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39 responses to “Preserving Lemons”

  1. Linda

    What a great article Hank. I always have a jar or preserved Meyer lemons in the fridge to use in Moroccan cooking, or with green olives for a relish with halibut or in an aioli in spring. Pickled lemons add a bit of briteness to most dishes. and I recently made pickled limequats – waiting to see the results.
    I also enjoyed your recent article in Art of Eating. Recently you made some duck confit – do you have a recipe that you can share with us? Which of your ducks makes the best confit?

  2. Cecilia

    I love me some preserved lemons. Have you tried preserving other citrus in this manner, such as grapefruit? How do you think that would turn out? What about Kumquats? Must try. Thanks!

  3. nevasue

    Beautiful. And a good read, too! Thanks. Eager to try them here in Va., but, alas, from the grocer and not my tree.

  4. CitronVert

    I love it! I did preserved lemons last month: http://finistonassiette.blogspot.com/2009/12/ngam-ngeuw-ou-si-vous-preferez.html sorry it’s in french.

  5. Cindy

    I love lemons, thanks for pointing out all those great recipes. Hmmm, I’m craving lemonade now….

  6. Sarah

    Sweet. I was just picking lemons today and wondering what to do with them all. Thanks Hank. On another note, thanks for inspiring me to be a better cook and to use the whole bird. Tonight we had asparagus and ginger stir fry with duck. I used only the breast from the duck (teal) and used the rest to boil down into the broth. The broth went into the sauce, which had a bit of this and that, including scotch, and tasted wonderful. I never would have gone that far without your inspiration. I’m getting farther away from one pot meals than I ever expected too.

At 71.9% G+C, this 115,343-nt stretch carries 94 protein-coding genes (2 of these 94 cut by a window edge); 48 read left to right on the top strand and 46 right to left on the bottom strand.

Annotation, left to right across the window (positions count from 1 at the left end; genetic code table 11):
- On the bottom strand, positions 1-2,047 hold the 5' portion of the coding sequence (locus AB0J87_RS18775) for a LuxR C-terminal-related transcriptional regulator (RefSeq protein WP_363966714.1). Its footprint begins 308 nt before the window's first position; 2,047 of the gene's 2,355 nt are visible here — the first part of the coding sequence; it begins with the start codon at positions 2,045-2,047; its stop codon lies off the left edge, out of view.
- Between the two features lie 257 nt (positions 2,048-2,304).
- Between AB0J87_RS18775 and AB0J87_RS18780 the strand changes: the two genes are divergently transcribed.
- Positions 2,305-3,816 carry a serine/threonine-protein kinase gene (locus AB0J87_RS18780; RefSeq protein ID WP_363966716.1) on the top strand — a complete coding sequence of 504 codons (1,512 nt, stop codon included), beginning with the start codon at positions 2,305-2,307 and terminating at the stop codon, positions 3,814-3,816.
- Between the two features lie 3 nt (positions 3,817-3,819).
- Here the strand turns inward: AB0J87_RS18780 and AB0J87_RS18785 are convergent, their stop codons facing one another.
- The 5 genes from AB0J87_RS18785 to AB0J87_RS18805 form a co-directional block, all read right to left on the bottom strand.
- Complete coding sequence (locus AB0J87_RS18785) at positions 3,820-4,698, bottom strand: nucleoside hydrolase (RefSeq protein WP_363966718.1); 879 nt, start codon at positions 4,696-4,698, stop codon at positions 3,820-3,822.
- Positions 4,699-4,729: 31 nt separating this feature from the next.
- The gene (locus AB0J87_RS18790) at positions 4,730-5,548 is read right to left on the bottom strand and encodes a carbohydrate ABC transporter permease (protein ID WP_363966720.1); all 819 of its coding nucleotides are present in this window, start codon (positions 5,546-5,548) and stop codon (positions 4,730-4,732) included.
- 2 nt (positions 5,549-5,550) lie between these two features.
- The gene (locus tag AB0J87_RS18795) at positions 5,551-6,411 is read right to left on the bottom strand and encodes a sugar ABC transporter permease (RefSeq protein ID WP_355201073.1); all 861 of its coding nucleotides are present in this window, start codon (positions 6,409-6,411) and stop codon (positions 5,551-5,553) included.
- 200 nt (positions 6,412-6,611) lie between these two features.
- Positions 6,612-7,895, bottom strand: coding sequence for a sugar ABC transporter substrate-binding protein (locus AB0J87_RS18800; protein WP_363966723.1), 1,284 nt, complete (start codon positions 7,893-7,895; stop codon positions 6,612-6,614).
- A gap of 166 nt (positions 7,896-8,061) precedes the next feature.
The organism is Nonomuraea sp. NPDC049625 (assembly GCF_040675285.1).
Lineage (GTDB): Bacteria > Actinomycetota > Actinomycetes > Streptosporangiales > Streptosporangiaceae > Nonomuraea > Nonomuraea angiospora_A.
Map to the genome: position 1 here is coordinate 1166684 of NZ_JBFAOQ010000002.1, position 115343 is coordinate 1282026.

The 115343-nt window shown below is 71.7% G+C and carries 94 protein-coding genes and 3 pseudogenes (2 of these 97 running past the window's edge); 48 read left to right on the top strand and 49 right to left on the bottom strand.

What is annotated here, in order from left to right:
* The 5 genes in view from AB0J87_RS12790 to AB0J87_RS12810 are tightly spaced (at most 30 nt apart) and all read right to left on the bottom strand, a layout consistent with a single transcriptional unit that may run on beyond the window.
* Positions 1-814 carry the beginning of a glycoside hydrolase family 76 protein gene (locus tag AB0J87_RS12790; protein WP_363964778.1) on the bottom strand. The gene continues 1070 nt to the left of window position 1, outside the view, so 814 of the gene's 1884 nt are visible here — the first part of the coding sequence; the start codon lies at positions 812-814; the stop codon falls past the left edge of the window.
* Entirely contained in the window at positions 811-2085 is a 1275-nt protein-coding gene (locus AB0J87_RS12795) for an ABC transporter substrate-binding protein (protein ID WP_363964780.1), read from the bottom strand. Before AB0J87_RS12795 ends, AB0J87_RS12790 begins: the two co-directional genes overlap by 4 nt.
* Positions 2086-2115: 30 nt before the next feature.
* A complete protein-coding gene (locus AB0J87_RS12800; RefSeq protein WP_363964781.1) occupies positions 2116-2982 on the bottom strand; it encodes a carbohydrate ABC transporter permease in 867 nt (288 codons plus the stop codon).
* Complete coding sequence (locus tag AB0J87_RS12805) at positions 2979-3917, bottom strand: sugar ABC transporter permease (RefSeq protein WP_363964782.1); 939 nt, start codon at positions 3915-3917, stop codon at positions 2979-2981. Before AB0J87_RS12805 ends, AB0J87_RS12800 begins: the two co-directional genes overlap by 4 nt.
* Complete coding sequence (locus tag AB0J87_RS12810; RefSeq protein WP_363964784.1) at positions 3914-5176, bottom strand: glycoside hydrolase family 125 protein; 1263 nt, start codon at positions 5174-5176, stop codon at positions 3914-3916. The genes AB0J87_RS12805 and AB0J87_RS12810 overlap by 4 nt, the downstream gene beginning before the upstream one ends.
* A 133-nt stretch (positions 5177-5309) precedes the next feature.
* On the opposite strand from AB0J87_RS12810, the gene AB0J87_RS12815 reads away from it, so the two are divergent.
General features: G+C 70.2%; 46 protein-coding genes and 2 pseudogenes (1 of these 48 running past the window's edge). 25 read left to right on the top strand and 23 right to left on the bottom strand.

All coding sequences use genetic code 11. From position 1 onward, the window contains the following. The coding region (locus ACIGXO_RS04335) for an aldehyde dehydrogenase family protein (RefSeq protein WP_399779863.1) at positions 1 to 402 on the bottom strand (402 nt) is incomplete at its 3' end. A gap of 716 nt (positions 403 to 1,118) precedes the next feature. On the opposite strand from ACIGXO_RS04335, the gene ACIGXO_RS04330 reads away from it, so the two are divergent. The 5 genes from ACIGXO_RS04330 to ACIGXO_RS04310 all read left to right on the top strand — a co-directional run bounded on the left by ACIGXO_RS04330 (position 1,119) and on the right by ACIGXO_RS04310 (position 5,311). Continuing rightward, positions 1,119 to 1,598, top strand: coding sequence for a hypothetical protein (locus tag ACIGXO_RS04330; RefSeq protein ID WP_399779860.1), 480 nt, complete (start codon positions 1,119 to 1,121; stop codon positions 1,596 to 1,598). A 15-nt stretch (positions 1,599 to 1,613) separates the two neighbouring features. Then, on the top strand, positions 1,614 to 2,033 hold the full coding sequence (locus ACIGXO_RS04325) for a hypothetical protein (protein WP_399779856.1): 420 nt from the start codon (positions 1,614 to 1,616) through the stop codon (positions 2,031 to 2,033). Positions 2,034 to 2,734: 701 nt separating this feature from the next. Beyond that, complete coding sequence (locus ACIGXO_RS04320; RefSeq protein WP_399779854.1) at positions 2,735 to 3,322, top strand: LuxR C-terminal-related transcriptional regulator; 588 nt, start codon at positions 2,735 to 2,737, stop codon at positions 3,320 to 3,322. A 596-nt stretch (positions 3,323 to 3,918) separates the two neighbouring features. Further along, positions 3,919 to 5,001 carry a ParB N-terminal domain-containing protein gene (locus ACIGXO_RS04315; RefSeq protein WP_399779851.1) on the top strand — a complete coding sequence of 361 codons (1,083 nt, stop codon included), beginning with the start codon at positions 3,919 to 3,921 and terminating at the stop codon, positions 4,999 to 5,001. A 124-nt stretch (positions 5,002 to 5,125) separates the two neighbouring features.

7. Chppie

    You can also preserve limes. I have a recipe from Madhur Jaffrey’s “World of the East Vegetarian Cooking” (an oldie but goodie) that uses limes and spices and salt. I’m using key limes this time to see if they are ready sooner. I would guess you could use strongly flavored lemons as well.

  8. Garrett

    I wish I had enough lemons to make this a mandatory for me. Alas, sadly, this is not the case.

  9. Arica

    Excellent piece of writing Hank! Informative, fun, and appetite whetting as usual.

    Have you heard of “Chanh Muoi” or Vietnamese salted lemonade?

    Go here for more info: http://wanderingchopsticks.blogspot.com/2007/06/chanh-muoi-vietnamese-salty-lemonade.html

    In restaurants it is also common to use preserved limes. This concoction also tastes great as a cocktail, preferably mixed with Hangar One :)

  10. Dan

    Hank Great article. I was wondering how temperature plays a role in all of this. Right now room temperature is about 60 degrees in my apartment, and a ginger-ade ferment I tried went bad. Would we need to put a heater next to the jar to keep it near 75 degrees to make it more bacteria friendly?